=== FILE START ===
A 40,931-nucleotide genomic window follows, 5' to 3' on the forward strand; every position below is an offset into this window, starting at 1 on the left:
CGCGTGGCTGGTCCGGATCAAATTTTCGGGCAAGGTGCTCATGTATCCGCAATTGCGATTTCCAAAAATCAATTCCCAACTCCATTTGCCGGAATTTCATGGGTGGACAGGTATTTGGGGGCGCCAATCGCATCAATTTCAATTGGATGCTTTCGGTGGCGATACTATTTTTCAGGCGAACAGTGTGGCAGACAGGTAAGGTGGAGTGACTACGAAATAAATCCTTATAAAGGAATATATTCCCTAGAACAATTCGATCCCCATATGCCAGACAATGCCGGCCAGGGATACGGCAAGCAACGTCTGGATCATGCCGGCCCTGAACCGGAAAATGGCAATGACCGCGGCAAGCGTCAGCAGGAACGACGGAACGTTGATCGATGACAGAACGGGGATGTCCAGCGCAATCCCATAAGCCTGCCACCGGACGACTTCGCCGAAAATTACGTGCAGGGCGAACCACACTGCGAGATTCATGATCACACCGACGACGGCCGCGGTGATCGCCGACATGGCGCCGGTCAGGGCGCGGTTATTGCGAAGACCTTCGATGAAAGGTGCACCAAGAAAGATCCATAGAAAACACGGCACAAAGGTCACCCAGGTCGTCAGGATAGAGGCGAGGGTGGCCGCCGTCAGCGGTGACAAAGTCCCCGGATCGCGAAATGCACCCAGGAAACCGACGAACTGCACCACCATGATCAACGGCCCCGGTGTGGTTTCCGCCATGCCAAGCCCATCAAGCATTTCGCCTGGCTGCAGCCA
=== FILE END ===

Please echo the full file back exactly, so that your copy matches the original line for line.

A 40,931-nucleotide genomic window follows, 5' to 3' on the forward strand; every position below is an offset into this window, starting at 1 on the left:
CGCGTGGCTGGTCCGGATCAAATTTTCGGGCAAGGTGCTCATGTATCCGCAATTGCGATTTCCAAAAATCAATTCCCAACTCCATTTGCCGGAATTTCATGGGTGGACAGGTATTTGGGGGCGCCAATCGCATCAATTTCAATTGGATGCTTTCGGTGGCGATACTATTTTTCAGGCGAACAGTGTGGCAGACAGGTAAGGTGGAGTGACTACGAAATAAATCCTTATAAAGGAATATATTCCCTAGAACAATTCGATCCCCATATGCCAGACAATGCCGGCCAGGGATACGGCAAGCAACGTCTGGATCATGCCGGCCCTGAACCGGAAAATGGCAATGACCGCGGCAAGCGTCAGCAGGAACGACGGAACGTTGATCGATGACAGAACGGGGATGTCCAGCGCAATCCCATAAGCCTGCCACCGGACGACTTCGCCGAAAATTACGTGCAGGGCGAACCACACTGCGAGATTCATGATCACACCGACGACGGCCGCGGTGATCGCCGACATGGCGCCGGTCAGGGCGCGGTTATTGCGAAGACCTTCGATGAAAGGTGCACCAAGAAAGATCCATAGAAAACACGGCACAAAGGTCACCCAGGTCGTCAGGATAGAGGCGAGGGTGGCCGCCGTCAGCGGTGACAAAGTCCCCGGATCGCGAAATGCACCCAGGAAACCGACGAACTGCACCACCATGATCAACGGCCCCGGTGTGGTTTCCGCCATGCCAAGCCCATCAAGCATTTCGCCTGGCTGCAGCCA